Monday, August 30, 2010

The backward slide into recession

Ongoing deleveraging has slowed personal consumption and trimmed 2nd quarter GDP to a revised 1.6%. The economy is sliding backwards into recession. As Obama's fiscal stimulus dries up and the private sector slashes spending, demand will continue to collapse pushing more businesses and households into default. The economy is now caught in a reinforcing downward cycle in which dwindling fiscal and monetary support is shrinking the money supply triggering a slowdown in activity in the broader economy.

Far right policymakers have shrugged off increasingly ominous economic data, choosing to pursue their political aims through obstructionism. Their goal is to block countercyclical measures that will boost activity, lower unemployment and narrow the output gap. By torpedoing the recovery, GOP leaders hope to take advantage of anti-incumbent sentiment and engineer a landslide victory in the midterm elections. But the timing could not be worse. The economy is in greater peril than most realize and badly in need of government intervention. As the current account deficit continues to widen, the global system inches closer to a major currency crisis. Ballooning trade imbalances signal that a disorderly unwinding of the dollar is becoming more probable. If the dollar drops precipitously, US demand for foreign exports will fall and the world will plunge into another deep slump.

The Fed ended its bond purchasing program (quantitative easing) at the end of March, but has promised to reinvest the proceeds from maturing bonds into mortgage-backed securities to keep its balance sheet from shrinking. But the Fed's action does not increase the money supply or reverse disinflation which is progressively edging towards outright deflation. The Central Bank is committed to providing additional resources to support the markets, but the Fed's primary policy tool--short-term interest rates---is already stuck at zero making the task more difficult. Without additional monetary stimulus, asset prices will tumble leading to another round of debt-liquidation and defaults. The housing market is already in full retreat. New and existing home sales have fallen to record levels clearing the way for steep price declines. Housing cannot recover without an uptick in employment which means that businesses need to see strong demand for their products. But product demand will remain weak until wages grow and struggling consumers dig their way out of the red. With personal consumption and business investment faltering, the government must step up its spending to avoid a return to recession.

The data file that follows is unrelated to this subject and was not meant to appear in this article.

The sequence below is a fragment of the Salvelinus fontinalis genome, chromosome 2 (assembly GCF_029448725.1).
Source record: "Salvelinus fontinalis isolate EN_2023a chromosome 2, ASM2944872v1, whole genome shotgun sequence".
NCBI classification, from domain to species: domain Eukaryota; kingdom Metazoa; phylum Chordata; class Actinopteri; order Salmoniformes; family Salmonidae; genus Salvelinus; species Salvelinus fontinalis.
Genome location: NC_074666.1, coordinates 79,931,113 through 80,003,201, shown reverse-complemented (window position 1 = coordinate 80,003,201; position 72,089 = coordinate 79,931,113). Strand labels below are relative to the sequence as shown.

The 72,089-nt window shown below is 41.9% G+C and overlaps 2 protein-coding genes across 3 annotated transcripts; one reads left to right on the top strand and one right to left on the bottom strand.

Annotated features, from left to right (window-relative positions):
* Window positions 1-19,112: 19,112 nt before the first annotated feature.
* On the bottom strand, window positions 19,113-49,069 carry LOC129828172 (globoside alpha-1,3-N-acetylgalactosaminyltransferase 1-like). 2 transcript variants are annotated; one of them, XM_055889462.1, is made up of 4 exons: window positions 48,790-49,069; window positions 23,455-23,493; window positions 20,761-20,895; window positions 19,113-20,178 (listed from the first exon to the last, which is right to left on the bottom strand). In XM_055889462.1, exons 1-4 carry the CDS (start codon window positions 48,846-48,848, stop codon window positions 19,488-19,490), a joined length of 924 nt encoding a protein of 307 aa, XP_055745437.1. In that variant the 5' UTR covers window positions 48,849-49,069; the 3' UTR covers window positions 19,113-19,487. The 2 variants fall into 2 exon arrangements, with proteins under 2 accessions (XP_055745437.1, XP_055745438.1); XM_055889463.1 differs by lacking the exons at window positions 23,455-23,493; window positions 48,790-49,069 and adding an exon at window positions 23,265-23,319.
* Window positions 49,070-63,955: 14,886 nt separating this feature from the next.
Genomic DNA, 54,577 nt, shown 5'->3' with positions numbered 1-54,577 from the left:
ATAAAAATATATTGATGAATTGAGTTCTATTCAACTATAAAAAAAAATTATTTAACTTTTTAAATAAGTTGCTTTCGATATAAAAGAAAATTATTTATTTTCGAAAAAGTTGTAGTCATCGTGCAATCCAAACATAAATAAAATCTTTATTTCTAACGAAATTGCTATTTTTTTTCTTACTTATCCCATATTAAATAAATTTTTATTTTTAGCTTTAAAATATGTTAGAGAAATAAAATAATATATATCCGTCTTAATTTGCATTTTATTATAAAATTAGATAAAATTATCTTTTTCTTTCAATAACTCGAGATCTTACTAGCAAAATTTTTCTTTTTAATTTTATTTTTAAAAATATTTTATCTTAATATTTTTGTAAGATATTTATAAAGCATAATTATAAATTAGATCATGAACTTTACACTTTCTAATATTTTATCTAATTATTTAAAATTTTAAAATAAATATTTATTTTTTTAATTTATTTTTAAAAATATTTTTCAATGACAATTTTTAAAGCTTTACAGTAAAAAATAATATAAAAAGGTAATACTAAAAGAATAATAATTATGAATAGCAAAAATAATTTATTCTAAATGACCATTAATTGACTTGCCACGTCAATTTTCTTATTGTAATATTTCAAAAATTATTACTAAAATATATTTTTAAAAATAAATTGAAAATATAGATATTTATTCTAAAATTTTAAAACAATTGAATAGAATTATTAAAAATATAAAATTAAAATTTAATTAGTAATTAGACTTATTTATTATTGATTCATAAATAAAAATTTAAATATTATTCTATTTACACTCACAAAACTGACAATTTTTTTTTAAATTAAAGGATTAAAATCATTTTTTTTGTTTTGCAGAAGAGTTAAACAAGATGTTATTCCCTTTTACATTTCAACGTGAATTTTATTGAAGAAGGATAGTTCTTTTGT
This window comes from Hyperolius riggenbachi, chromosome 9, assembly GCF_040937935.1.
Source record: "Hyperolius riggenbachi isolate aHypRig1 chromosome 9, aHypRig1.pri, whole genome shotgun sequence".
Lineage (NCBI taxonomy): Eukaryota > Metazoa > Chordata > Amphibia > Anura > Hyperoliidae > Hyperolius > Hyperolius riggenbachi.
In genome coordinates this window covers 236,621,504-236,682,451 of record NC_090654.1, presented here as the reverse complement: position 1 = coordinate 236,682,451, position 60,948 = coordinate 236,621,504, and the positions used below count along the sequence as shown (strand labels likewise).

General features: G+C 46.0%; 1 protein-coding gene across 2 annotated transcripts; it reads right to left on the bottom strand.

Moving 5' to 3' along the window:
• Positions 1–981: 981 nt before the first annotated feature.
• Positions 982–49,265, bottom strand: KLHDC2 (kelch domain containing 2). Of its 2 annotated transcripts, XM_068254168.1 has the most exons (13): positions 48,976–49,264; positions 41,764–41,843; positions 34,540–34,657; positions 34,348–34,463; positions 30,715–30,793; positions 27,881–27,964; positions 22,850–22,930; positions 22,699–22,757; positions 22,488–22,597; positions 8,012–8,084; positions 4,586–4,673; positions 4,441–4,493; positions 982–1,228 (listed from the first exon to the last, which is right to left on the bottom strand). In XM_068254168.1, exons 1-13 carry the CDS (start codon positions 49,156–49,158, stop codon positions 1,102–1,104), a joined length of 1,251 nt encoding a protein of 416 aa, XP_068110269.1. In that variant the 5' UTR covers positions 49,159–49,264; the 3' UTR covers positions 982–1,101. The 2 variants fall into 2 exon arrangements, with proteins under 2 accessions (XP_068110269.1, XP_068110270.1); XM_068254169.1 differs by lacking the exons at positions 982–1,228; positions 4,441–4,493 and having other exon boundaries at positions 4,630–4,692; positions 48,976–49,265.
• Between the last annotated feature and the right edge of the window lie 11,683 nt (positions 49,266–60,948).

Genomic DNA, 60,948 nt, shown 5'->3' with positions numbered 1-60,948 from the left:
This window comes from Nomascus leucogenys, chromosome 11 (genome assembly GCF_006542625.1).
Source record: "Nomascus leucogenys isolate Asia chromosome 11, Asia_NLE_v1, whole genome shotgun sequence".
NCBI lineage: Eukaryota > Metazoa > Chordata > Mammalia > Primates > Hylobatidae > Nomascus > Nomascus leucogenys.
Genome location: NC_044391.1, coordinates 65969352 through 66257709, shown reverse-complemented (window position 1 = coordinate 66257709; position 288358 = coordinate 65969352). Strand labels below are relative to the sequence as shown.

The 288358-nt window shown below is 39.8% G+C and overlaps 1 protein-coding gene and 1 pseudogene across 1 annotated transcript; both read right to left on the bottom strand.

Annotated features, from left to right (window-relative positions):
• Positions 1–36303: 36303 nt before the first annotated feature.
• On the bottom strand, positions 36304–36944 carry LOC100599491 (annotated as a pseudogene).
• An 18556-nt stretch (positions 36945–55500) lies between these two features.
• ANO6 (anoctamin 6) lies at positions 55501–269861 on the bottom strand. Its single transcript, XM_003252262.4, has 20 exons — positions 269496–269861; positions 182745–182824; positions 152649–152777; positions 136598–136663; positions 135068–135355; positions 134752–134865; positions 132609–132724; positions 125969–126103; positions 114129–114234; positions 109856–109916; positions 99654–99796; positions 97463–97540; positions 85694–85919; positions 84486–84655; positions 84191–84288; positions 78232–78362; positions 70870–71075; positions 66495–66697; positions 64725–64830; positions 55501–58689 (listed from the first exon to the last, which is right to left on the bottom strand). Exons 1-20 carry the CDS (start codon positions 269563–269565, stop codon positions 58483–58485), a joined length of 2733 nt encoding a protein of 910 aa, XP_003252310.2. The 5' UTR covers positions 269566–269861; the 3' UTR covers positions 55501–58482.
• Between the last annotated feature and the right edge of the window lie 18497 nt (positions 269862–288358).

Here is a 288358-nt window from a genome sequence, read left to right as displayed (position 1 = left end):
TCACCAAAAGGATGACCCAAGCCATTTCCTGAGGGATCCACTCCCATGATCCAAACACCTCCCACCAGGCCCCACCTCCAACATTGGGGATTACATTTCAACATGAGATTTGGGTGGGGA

The banks are not prepared for another wave of defaults, foreclosures and write-downs. Bank lending continues to shrink and the system is still fragile. A sudden turnaround in the equities markets would expose the banks to severe losses and force the Fed to provide emergency liquidity for wobbly financial institutions. The solvency of the banking system is largely public relations hype. The faux stress tests merely obfuscated critical details about the true, mark-to-market value of their assets. The nation's biggest banks are still wards of the state.

Much of the rot at the heart of the financial system remains hidden from view. Accounting sleight-of-hand, gigantic liquidity injections, and regulatory forbearance have all helped to perpetuate the fraud. The Fed continues to divert capital into zombie institutions which provide no tangible public benefit. Low interest rates, government guarantees on bonds, interest payments on reserves, the Fed's discount window, and the myriad lending facilities are some of the perks, subsidies, inducements and corporate welfare given to the banks at taxpayer expense. In return, the banks provide nothing; not even sufficient credit to generate another expansion. In its current configuration, the banking system is a net loss to society and a significant drag on growth.

Last week, 2nd quarter GDP was revised down to 1.6%. First quarter GDP was twice the size at 3.7%, while 4th quarter 2009 was higher still at 5%. The underlying trend is reasserting itself as growth turns to stagnation.

The Fed does not have the tools to fix the ailing economy. Quantitative easing can lower rates and keep asset prices inflated, but it cannot increase demand, reduce the output gap or lower unemployment. Only fiscal stimulus can do that and policymakers have rejected that option. The US is now facing a protracted period of high unemployment and subpar economic performance punctuated by infrequent stock market rallies and predictable bursts of optimism. The recovery is over.

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